• It also provides $1 billion over four years to support innovation and the use of clean technologies to build on our rich resource sector heritage. It supports sectors like forestry, fisheries, mining, energy and agriculture so they can embrace and adopt clean technology products, approaches and solutions to make them more sustainable, help them create jobs and keep them globally competitive.
    Stay tuned for further details about the allocation of this funding in the coming months as part of the Innovation Agenda.
  • Budget 2016 proposes to provide $2 billion over two years to establish the Low Carbon Economy Fund.
  • Budget 2016 also announced that the six regional development agencies will double their annual aggregate support for clean technology to $100 million per year.
  • And Sustainable Development Technology Canada, which I am so pleased to have now within my portfolio, has been endowed with an additional $50 million in funding to support the development and demonstration of new technologies that address climate change, air quality, clean water and clean soil.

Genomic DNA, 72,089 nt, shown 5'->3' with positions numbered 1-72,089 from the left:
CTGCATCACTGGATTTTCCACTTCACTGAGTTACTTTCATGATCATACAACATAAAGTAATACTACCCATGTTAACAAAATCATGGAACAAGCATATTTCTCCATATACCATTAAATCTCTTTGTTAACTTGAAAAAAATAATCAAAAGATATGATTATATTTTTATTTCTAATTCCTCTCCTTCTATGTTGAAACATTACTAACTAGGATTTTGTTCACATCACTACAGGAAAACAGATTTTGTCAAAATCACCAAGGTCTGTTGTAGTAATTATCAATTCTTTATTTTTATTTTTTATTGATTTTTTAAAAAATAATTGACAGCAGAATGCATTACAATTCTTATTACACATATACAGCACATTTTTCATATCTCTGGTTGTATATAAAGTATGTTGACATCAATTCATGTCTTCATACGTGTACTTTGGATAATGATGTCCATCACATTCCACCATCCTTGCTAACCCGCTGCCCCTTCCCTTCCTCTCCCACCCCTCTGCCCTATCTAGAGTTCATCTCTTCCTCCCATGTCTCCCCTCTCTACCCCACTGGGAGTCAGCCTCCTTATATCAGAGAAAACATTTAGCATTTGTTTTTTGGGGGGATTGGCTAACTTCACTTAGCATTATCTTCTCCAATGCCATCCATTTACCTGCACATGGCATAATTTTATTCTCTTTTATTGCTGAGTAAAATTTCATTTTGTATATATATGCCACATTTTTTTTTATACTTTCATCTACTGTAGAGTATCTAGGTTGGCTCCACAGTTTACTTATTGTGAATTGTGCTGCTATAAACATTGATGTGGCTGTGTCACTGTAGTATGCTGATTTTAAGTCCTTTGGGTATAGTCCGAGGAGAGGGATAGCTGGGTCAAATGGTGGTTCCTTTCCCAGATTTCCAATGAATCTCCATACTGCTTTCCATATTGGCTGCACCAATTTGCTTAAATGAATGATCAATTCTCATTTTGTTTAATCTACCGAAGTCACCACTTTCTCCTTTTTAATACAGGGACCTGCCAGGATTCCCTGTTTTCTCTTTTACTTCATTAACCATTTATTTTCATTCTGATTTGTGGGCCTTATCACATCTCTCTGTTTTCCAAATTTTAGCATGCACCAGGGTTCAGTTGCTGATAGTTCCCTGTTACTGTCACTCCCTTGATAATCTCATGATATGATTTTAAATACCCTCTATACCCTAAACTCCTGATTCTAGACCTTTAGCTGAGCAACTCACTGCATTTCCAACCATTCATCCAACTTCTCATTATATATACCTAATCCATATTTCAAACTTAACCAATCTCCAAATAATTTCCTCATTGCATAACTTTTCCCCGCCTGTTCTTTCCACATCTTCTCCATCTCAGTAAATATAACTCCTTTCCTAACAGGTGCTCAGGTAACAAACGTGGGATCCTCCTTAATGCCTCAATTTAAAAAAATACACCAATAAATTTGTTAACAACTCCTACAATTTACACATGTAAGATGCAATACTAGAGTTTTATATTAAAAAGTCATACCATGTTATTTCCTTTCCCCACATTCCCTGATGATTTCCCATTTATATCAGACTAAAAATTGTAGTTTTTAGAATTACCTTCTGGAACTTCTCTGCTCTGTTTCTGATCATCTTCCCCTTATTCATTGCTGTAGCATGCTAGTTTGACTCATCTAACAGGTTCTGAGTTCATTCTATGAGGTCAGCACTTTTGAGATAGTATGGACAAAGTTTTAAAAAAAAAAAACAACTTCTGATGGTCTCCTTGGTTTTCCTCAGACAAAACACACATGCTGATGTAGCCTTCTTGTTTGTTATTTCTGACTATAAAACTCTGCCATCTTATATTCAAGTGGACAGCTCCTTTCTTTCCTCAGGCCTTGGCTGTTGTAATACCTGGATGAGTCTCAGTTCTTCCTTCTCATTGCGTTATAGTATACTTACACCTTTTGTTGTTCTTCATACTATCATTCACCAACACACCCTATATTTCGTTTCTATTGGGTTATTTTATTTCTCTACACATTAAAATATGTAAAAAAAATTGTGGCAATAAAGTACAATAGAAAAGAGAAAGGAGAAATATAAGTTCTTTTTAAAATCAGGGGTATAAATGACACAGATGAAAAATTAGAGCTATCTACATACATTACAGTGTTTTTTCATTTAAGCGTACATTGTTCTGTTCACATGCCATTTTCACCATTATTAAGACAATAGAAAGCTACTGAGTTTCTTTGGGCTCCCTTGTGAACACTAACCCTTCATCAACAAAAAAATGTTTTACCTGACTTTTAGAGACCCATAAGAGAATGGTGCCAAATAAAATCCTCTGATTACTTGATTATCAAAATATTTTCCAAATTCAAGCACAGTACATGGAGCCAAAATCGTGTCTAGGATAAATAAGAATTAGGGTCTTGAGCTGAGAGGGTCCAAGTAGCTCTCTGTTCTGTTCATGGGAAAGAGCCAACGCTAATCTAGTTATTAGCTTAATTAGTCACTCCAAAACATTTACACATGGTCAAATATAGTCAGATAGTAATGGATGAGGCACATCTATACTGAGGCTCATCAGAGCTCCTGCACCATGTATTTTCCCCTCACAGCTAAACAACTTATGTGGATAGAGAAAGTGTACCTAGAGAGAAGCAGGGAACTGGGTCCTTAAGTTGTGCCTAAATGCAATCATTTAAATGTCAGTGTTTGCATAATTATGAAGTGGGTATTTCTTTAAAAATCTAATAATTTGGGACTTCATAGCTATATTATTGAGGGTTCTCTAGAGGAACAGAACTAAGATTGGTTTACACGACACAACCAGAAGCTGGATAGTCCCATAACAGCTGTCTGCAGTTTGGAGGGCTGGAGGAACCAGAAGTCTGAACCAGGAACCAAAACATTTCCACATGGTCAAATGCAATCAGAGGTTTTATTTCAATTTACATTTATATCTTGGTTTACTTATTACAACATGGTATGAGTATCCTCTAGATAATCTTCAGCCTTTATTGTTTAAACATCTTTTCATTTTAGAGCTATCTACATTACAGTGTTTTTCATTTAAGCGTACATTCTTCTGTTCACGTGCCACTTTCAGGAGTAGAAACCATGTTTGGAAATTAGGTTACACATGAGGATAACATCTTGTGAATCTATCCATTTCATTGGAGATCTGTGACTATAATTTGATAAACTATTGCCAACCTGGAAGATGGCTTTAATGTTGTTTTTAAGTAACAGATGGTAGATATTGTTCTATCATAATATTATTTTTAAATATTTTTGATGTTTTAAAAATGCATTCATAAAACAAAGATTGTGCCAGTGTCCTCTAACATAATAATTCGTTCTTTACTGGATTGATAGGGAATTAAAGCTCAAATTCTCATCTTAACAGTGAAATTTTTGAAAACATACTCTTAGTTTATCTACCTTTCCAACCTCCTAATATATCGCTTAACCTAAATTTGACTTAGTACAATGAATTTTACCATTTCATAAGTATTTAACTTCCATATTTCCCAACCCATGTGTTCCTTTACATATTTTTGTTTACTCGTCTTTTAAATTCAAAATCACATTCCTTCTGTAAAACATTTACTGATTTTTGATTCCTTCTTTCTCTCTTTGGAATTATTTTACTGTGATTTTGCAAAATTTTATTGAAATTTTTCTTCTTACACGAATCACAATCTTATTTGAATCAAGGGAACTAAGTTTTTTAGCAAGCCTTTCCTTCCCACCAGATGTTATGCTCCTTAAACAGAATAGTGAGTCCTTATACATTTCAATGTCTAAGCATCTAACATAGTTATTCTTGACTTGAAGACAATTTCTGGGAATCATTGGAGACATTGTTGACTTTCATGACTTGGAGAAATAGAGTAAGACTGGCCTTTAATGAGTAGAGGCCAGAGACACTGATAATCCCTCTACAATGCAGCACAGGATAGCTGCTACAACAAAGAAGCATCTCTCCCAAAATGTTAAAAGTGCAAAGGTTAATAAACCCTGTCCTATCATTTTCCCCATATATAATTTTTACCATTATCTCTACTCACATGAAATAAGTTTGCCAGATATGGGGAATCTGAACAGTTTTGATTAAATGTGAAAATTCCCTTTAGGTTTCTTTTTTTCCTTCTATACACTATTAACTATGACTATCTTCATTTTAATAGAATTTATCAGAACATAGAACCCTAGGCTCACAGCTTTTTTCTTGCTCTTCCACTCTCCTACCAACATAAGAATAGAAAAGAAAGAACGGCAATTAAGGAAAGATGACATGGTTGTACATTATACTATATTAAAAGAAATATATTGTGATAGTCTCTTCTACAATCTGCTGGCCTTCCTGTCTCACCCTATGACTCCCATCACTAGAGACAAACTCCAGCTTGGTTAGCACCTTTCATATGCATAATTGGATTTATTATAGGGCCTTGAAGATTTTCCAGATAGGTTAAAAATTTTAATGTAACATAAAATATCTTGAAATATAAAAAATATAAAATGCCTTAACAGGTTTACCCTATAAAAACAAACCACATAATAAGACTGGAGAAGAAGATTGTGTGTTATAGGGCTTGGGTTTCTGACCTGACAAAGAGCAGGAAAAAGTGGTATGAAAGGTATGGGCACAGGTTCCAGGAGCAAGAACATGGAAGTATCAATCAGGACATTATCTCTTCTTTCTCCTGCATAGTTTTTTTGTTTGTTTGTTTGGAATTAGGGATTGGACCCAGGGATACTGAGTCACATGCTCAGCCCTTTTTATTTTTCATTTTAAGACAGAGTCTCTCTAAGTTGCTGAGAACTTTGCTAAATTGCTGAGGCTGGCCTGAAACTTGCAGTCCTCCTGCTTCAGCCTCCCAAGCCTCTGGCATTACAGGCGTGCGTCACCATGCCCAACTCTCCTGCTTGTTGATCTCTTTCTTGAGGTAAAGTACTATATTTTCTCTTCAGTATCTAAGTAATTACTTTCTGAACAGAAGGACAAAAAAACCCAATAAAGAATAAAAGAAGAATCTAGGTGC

Clean Technology Capacity and Opportunity

Let me be blunt: the pursuit of clean technology is not simply about environmental goals. Clean technology is about what makes sound business and economic sense. It's about our competitiveness and how we maximize our industrial and business knowledge to make Canada a leader in clean technology across all sectors of the economy.

And so our approach to innovation must be a broad one that includes products and processes, ranging from radical change to minor tweaks. And it must be one that encompasses every step along the innovation chain, from basic and applied research to development, demonstration, diffusion, deployment, learning and adaptation.

We need to take decisive action if we are to position ourselves as leaders in an increasingly competitive global clean technology market—a market that is forecast to grow to $2.5 trillion by 2022.